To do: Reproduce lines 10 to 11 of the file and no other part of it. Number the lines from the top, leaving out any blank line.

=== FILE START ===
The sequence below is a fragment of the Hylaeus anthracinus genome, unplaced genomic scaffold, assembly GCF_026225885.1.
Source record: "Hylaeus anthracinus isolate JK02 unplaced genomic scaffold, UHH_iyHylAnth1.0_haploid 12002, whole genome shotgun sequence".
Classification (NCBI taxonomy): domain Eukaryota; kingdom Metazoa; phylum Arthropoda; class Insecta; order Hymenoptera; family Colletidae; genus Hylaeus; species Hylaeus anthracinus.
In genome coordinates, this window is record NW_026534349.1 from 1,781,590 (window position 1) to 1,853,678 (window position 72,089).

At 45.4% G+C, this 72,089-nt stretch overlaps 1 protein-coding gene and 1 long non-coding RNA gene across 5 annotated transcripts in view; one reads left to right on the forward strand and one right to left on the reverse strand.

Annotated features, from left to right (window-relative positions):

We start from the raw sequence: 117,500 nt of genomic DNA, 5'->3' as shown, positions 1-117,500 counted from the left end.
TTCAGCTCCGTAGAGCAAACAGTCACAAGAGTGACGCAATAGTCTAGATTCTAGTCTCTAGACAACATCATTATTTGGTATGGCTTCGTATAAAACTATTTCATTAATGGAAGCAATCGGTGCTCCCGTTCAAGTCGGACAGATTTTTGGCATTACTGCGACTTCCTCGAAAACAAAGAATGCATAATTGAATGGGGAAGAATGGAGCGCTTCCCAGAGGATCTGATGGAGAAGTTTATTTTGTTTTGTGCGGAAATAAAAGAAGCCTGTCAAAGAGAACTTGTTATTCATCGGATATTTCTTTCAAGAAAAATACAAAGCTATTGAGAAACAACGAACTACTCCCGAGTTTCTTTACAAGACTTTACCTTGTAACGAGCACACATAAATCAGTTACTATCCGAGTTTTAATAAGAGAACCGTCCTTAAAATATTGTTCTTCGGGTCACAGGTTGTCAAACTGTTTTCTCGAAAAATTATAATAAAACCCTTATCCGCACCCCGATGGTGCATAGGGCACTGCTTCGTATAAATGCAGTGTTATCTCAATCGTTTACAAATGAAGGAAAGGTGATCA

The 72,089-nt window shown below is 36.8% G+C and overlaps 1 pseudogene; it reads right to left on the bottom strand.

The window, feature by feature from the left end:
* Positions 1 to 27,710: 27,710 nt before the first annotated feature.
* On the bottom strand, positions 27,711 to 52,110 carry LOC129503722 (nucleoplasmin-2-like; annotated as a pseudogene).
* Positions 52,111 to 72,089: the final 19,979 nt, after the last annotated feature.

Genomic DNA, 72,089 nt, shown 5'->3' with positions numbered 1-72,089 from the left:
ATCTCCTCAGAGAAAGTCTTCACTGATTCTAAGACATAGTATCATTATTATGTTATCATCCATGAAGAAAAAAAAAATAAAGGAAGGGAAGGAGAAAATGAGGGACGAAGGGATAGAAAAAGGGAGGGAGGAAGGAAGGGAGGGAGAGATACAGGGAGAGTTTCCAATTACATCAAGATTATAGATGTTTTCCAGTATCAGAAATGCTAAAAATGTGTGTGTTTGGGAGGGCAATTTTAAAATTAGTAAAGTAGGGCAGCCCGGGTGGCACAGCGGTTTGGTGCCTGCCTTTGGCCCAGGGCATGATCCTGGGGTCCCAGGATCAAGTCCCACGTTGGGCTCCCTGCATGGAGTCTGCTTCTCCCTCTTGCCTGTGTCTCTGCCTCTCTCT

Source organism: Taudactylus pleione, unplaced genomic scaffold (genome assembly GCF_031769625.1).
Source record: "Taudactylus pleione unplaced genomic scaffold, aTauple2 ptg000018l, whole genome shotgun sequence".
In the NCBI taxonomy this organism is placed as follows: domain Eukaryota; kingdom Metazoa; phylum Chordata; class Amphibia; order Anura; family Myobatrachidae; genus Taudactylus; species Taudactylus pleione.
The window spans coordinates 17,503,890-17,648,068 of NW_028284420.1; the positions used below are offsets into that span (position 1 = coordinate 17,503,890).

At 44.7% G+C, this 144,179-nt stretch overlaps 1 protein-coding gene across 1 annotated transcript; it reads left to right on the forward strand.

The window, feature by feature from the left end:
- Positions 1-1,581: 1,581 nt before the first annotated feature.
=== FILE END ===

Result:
The window, feature by feature from the left end:
* Positions 1 to 27,710: 27,710 nt before the first annotated feature.